I am growing very wary of the word “smart”. Never dependable or stable, the word is too often used pejoratively. “Smart” was paired in my youth with “Alec”, “pants”, “arse” and “bugger” and was rarely used without irony even when the intended meaning was to be clever (in other words, too clever). Also, any praise I ever received for looking smart (as in well turned out) inevitably included the implicit accusation that this was not usual. The natural homophone is of course “smarmy”. It can describe a stinging pain or acute embarrassment, and it has also wasted some serious head time as a mnemonic acronym for assorted useless business concepts. Busking ever outwards from the original German schmerzen, more recently it has been applied to cards, cars, parking, phones, houses, and now, cities.
Busan, South Korea, is a “smart” city, and I spent a few days there not realizing it. The city was unarguably clean and tidy, with CCTV cameras everywhere, bird sounds at road crossings, dutiful traffic, and timely buses, as far as I could tell. I had to take the Deputy Mayor’s word for it in the presentation I attended as part of a delegation reviewing plans for the Bank’s annual meetings this May. 40 years ago, Busan was the proverbial sleepy fishing village. It is now home to 3.5 million people, dozens of skyscrapers, the longest beach in Asia, and is a global center for the computer game industry, as well as for agricultural drones, which we duly visited. I also witnessed the extraordinary phenomenon of the mist rolling in from the sea and enveloping the lower levels of the skyscrapers built at the sea’s edge, as if whatever Mankind can do, Nature can do better. We also took in some meetings in Seoul, Tokyo and Yokohama, where I had the great pleasure of catching up with my friend Monty for a sushi lunch near the harbor and a good chat. Yokohama has changed completely since I was last there in 1982, when I spent a weekend with a Japanese family in their miniature flat as part of a Japanese educational program for the gilded youth of Europe. In Tokyo I bought an ultra-lightweight suit and walked around Ginza and Hibiya Park. In Seoul, I hardly got out of the hotel but did manage an evening with my colleagues sampling Korean delicacies such as dolsot bibimbap, hangover stew, mung bean pancake, mandu dumpling and kimchi, which many Koreans eat every single day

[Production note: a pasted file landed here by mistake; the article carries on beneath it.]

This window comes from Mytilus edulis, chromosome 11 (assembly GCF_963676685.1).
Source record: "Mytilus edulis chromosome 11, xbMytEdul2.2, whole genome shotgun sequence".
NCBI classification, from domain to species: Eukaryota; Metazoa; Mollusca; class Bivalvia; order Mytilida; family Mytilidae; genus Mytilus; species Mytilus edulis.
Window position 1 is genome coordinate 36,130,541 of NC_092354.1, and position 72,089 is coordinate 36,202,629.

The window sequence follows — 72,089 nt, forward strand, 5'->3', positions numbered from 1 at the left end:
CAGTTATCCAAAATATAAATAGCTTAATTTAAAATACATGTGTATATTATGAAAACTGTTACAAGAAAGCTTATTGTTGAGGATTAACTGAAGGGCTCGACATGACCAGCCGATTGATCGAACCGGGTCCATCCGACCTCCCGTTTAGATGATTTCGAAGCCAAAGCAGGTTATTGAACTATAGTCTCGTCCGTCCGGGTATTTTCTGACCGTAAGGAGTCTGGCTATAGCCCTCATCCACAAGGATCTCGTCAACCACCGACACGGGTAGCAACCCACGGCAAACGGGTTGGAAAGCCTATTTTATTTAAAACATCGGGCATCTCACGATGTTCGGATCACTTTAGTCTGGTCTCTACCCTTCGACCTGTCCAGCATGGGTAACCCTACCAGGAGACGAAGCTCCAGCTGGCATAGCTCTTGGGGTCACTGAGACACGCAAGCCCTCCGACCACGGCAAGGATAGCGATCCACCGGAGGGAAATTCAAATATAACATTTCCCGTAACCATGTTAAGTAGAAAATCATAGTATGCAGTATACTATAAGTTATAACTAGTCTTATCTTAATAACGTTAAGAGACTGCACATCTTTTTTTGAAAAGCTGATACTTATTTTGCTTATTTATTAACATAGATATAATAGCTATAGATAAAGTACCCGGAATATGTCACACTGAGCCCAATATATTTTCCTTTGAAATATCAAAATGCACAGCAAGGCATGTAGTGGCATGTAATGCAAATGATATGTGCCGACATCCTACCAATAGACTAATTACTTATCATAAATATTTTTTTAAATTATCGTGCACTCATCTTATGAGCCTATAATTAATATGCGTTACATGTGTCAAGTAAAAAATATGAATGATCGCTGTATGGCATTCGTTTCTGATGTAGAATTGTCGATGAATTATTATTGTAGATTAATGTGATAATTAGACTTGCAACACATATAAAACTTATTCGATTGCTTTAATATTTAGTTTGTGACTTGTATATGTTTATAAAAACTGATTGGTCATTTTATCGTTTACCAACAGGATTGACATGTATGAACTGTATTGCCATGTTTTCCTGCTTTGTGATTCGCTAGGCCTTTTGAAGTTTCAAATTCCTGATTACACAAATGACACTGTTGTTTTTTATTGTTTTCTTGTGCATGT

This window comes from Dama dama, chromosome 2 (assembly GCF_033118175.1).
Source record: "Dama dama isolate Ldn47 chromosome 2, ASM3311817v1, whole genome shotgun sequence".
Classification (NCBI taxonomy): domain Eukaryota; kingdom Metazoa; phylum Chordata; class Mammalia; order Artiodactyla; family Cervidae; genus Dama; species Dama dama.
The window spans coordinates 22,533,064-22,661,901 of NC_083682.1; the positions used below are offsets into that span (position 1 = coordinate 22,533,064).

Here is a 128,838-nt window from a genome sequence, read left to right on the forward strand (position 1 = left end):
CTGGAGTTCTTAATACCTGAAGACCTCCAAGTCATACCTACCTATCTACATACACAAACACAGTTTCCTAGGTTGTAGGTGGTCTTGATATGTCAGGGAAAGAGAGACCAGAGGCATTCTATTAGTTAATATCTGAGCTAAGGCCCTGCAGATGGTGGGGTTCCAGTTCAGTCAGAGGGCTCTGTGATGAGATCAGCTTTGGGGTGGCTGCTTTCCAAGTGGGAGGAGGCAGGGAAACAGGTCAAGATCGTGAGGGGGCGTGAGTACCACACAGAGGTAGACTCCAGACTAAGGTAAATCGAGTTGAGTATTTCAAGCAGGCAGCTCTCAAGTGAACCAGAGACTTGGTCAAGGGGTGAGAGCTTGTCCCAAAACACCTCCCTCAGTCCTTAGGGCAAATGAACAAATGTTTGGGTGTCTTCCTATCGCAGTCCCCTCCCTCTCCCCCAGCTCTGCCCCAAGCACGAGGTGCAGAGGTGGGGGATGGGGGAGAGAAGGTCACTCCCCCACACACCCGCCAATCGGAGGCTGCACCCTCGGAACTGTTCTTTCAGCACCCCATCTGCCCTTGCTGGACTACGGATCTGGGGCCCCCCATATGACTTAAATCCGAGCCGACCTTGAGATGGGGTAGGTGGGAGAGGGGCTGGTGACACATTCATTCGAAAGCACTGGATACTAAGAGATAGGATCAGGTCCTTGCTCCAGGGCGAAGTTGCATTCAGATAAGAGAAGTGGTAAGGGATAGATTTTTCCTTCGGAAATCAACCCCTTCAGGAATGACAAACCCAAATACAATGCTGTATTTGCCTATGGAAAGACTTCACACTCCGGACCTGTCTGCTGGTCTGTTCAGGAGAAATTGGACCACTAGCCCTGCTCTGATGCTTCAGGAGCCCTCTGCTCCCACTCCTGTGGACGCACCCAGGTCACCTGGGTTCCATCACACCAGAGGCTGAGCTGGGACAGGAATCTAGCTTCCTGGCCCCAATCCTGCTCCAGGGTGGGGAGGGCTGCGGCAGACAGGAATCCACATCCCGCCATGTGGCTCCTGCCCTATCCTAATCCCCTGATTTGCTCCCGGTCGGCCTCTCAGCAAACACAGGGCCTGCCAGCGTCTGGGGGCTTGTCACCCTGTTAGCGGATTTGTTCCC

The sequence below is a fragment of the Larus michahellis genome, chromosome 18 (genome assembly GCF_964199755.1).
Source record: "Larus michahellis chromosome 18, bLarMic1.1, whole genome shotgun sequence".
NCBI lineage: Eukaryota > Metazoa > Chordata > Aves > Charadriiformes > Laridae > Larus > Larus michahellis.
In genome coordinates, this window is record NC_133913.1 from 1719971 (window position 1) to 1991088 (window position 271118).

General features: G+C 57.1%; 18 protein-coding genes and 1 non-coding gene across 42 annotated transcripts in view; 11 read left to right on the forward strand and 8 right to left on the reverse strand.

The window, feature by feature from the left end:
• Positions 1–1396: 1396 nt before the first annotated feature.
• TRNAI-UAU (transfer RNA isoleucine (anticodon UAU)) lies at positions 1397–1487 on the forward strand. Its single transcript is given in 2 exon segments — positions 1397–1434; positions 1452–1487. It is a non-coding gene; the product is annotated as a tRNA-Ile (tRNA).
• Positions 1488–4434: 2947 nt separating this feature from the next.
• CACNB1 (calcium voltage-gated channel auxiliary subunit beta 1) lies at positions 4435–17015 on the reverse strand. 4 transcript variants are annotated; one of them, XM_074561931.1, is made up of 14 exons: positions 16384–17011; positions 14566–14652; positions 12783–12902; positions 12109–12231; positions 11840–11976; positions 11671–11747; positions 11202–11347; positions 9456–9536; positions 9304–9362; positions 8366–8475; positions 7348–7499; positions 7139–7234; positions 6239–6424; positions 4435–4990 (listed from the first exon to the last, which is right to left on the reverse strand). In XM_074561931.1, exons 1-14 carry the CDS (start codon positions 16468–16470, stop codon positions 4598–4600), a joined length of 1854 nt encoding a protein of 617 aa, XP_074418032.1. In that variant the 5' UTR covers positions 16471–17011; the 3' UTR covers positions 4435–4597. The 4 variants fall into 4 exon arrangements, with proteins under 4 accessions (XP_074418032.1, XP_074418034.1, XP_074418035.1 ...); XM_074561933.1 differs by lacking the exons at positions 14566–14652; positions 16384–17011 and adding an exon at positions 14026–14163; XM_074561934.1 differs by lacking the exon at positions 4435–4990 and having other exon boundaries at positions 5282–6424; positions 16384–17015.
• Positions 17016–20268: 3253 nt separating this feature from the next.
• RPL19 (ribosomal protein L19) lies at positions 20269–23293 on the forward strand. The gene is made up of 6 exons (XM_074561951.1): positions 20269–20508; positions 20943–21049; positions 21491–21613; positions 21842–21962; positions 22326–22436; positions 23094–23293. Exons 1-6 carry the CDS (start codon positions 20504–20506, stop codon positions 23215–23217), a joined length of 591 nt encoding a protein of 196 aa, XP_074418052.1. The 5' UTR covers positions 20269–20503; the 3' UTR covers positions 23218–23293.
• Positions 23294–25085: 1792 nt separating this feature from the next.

The flight home was long, sleepless, and staged, meaning that I had to spend a short night in Paris before getting back to Abidjan. The “iconic” Le Grand (Inter-Continental) hotel was a gloomy, satin-draped bouffant affair whose gilt, bustle and flock pretension deflated my spirits, the more so when the lights didn’t work in the bathroom, the window wouldn’t open, and the carpet had not been cleaned. I was rehoused three floors higher to
Busan, South Korea
a drab and cluttered cupboard of a room with bowls of dusty fruit, several surplus tasseled cushions and a bathroom shower that splayed water over the floor. The next morning I took breakfast in the chair-tangled Café de la Paix, then a short walk from the nearby Place de l’Opera to the Place Clichy, which I had taken every working day when I lived in Paris in 1974. In checking out, I noted that for a night of aggravation and discomfort I had paid the same as my fortnightly rent in Abidjan.
I came back to Abidjan under the weather, and took a while to shake off jet lag, which woke me every morning hours earlier than necessary for nearly a week, and even now I am still suffering from a heavy cold and a rasping cough, requiring another blood test to establish that it wasn’t malaria. Noting the snowy photos from home, I realize that I miss the snow, ice and freezing temperatures of the Alsace, tramping in white fields and wearing a heavy overcoat. The temperature here never varies much from 30 degrees but storms are becoming rarer but heavier, with humidity that makes any outdoor activity difficult. One Sunday, extreme boredom propelled me to the breezy coast at Jacqueville where I ate fish and drank beer on the beach while watching the waves. Another outing was more sociable and literary, when I presented my choice at an Abidjan book club discussion one Saturday afternoon to a dozen local literati. Chinua Achebe’s “Things fall apart” is about the impact of the arrival of the British colonials and missionaries in Nigeria’s Igboland in the 1890s. Published in 1958, it was the first major novel with international impact about Africans by an African from an African perspective. At the book club, everyone had read it, making it a perfect book for the discussion, which went on for a lively three hours. In preparing the discussion, I was particularly taken by a line in Chimamanda Ngoze Adichie’s introduction: “In its stark sheer poetry, humour and complexity, I found a gentle reprimand: Don’t you dare believe other people’s stories of you”.
My birthday came and went without celebration apart from a good family chat on Messenger, and heart-warming wishes from friends and family online. I’m looking forward eagerly to seeing the whole family at a wider Stanbrook gathering in London in April.
I wish a very happy Easter to all.